Partygate live: Boris Johnson faces MPs as Sue Gray report shows alleged No 10 flat party never fully investigated | Politics


Report found ‘multiple examples of lack of respect and poor treatment of security and cleaning staff’

Here are Sue Gray’s conclusions. They are similar in tone to the conclusions of her interim “Update” published in January but there is new detail about how security and cleaning staff were treated by officials in No 10. “I was made aware of multiple examples of a lack of respect and poor treatment of security and cleaning staff,” Gray says.

The general findings set out in my update of 31st January 2022 still stand.

Whatever the initial intent, what took place at many of these gatherings and the way in which they developed was not in line with Covid guidance at the time. Even allowing for the extraordinary pressures officials and advisers were under, the factual findings of this report illustrate some attitudes and behaviours inconsistent with that guidance. It is also clear, from the outcome of the police investigation, that a large number of individuals (83) who attended these events breached Covid regulations and therefore Covid guidance.

I have already commented in my update on what I found to be failures of leadership and judgment in No 10 and the Cabinet Office. The events that I investigated were attended by leaders in government. Many of these events should not have been allowed to happen. It is also the case that some of the more junior civil servants believed that their involvement in some of these events was permitted given the attendance of senior leaders. The senior leadership at the centre, both political and official, must bear responsibility for this culture.

In my update I made a number of general limited findings, I am pleased progress is being made in addressing the issues I raised. I commented on the fragmentary and complicated leadership structures in No 10. Since my update there have been changes to the organisation and management of Downing Street and the Cabinet Office with the aim of creating clearer lines of leadership and accountability and now these need the chance and time to bed in.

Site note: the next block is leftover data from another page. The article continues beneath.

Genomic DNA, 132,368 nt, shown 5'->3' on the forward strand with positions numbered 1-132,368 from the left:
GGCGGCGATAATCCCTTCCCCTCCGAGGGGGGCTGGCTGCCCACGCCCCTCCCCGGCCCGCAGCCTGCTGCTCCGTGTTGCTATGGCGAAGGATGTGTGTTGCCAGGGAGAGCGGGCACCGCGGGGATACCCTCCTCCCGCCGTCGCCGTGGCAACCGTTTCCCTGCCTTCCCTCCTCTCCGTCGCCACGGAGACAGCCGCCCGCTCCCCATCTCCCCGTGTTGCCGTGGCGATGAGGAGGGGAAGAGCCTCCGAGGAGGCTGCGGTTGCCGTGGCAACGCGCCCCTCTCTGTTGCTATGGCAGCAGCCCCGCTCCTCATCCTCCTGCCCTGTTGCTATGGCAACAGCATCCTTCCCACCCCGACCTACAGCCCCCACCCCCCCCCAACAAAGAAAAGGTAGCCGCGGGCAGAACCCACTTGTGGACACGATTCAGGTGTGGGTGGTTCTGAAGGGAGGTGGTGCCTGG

I found that some staff had witnessed or been subjected to behaviours at work which they had felt concerned about but at times felt unable to raise properly. I was made aware of multiple examples of a lack of respect and poor treatment of security and cleaning staff. This was unacceptable. I am reassured to see that steps have since been taken to introduce more easily accessible means by which to raise concerns electronically, in person or online, including directly with the Permanent Secretary in No 10. I hope that this will truly embed a culture that welcomes and creates opportunities for challenge and speaking up at all levels.

I also made a recommendation that steps should be taken to ensure that every Government Department has a clear and robust policy in place covering the consumption of alcohol in the workplace. Since then guidance has been issued to all Government Departments.

The matter of what disciplinary action should now take place is outside of the scope of this report and is for others to consider. Nothing set out in this report can be taken as constituting a disciplinary investigation or findings of fact appropriate for such a purpose. However, I do offer a reflection: while there is no excuse for some of the behaviour set out here it is important to acknowledge that those in the most junior positions attended gatherings at which their seniors were present, or indeed organised. I have no doubt that they will have taken the learning from this experience and, while this is not a matter for me, I hope this will be taken into account in considering any disciplinary action.

Many will be dismayed that behaviour of this kind took place on this scale at the heart of Government. The public have a right to expect the very highest standards of behaviour in such places and clearly what happened fell well short of this. It is my firm belief, however, that these events did not reflect the prevailing culture in Government and the Civil Service at the time. Many thousands of people up and down the country worked tirelessly to deliver in unprecedented times. I remain immensely proud to be a civil servant and of the work of the service and the wider public sector during the pandemic.

This is from Labour’s Chris Bryant on the news that Boris Johnson is going to tell MP that he has been “humbled” by the Partygate report.

I remember Rupert Murdoch telling the DCMS select committee on phone hacking “this is the most humble day of my life”. He was lying. I expect the same level of insincerity from a supposedly “humbled” Boris Johnson today.

— Chris Bryant (@RhonddaBryant) May 25, 2022

PMQs is starting shortly. And after that Boris Johnson will make his statement on the Sue Gray report.

This, from the Observer’s Michael Savage, probably sums up the initial media reaction to the Sue Gray report. It does not seem as fatal to Johnson as some people were expecting, and certainly not fatal.